I'm dedicating today's run to Emily Brown. Emily is 7 and was diagnosed in April 2009. Emily lives in Amesbury, Wiltshire with her Mum Laura, Dad Iain and 7 year old sister Katie.
Laura told me:
"It is relentless. You never get a break from type 1 diabetes. You have to think about it constantly. As a parent of a six year old child with diabetes, I have had to learn how to inject my child, how to count the carbohydrate she eats at each meal and latterly how to use an insulin pump. I record everything my daughter eats, I test her blood sugar on average 12 times a day. I am constantly looking at all the information I have gathered and trying to interpret it to see how I can improve control of her blood sugars. I have two very big fears for my daughter."
"One is that she will suffer a severe hypo and become unconscious or worse. This fear is particularly prevalent overnight, so I wake up at 2am every night to test her blood sugar to ensure that she is safe. The second fear is that I may fail to control her blood sugars well enough to prevent her getting diabetes related complications in the future. I am very conscious that by the time my daughter is twenty she will have had diabetes for fifteen years. As a parent, how could I look my daughter in the eye if she developed eye or kidney problems at that young age, because I had not managed to control her diabetes to the best of my ability whilst she was younger? I am lucky in that I have a very supportive team at our local hospital who recognise my efforts and concerns and do their best to help. My daughter has been able to access an insulin pump and that has made a huge difference to the quality of her life and also to the control we manage to get, hopefully helping to reduce the likelihood of long term complications. However, even with this support I feel that as a family we face huge battles constantly. Her twin sister has had to learn to take a backseat at times as we are dealing with diabetes - changing infusion sets, testing for ketones, testing blood sugar, counting carbs, filling insulin cartridges. Her sister is constantly being asked to "wait a minute." Whilst my daughter with diabetes has had to deal with sitting at school and watching all her class mates eat cakes and she has had to bring hers home so that it can be carb counted and she has the right amount of insulin for it. She has had to come to terms with having daily injections, then infusion sets put in. She has to deal with feeling rotten every time her blood sugars go out of range (which sadly is quite often, despite a tremendous amount of effort being put in). She also has to put up with being woken at night and force fed glucose tablets if she is hypo or having a new infusion set inserted if there appear to be problems with her pump. I am constantly on call."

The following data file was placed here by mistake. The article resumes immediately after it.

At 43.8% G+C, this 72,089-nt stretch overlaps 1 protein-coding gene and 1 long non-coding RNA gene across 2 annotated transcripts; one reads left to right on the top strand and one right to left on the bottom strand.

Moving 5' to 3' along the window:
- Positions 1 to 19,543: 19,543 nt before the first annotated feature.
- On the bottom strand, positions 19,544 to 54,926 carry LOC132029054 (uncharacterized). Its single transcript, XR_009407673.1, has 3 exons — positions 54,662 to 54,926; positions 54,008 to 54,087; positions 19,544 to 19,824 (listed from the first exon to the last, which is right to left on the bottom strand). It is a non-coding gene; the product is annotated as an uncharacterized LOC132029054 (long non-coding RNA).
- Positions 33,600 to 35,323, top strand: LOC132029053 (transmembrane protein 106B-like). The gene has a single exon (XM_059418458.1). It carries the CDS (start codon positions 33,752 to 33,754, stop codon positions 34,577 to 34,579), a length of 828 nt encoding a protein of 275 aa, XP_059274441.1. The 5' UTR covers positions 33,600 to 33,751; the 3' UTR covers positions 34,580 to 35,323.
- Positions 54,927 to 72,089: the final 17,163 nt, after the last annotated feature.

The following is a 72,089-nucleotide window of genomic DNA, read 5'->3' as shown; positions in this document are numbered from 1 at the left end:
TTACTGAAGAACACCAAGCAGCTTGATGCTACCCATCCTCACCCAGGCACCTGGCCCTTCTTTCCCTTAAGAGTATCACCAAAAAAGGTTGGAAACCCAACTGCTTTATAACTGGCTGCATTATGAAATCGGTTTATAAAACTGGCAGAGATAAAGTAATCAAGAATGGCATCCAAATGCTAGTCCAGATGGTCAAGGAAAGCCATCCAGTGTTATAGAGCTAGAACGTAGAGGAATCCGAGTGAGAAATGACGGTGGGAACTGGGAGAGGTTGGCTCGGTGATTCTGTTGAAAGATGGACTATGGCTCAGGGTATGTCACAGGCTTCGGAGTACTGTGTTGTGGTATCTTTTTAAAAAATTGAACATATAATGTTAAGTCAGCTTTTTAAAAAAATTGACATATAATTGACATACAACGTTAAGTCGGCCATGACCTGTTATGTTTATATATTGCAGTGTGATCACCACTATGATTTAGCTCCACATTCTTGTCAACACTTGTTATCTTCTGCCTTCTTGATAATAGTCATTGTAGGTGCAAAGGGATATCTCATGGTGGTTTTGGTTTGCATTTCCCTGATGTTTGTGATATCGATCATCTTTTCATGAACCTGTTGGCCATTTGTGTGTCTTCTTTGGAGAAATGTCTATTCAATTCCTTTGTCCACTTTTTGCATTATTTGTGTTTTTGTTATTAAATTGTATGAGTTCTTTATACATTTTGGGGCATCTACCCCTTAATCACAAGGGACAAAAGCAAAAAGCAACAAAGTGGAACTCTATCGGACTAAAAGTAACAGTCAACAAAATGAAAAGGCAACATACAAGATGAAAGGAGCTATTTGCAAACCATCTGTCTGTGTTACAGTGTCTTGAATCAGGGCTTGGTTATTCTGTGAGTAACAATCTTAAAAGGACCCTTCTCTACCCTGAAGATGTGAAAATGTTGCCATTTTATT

"I receive on average two or three phone calls a week from school with diabetes related issues that I need to deal with. I also end up having to go into the school on a regular basis to deal with problems that have arisen. This makes it very difficult for me to work. It is nearly impossible to get a break from diabetes as very few people are willing to look after my daughter due to the extra responsibility of having to deal with her diabetes. For instance recently my daughter asked my mother "Nanny, when can we come to your house for a sleepover again?" To which my mother replied "You can't because I don't know how to work your insulin pump." My daughter is a bright, sensitive, kind and sociable six year old and I wish more than anything that she didn't have to face the challenges of living with diabetes."
Read Laura's entry on the JDRF 1 Campaign scrapbook:
I'm proud to dedicate today's run to Emily and her family. Today Pat and I are are running the "Trombone Trail" - Full details on this run later...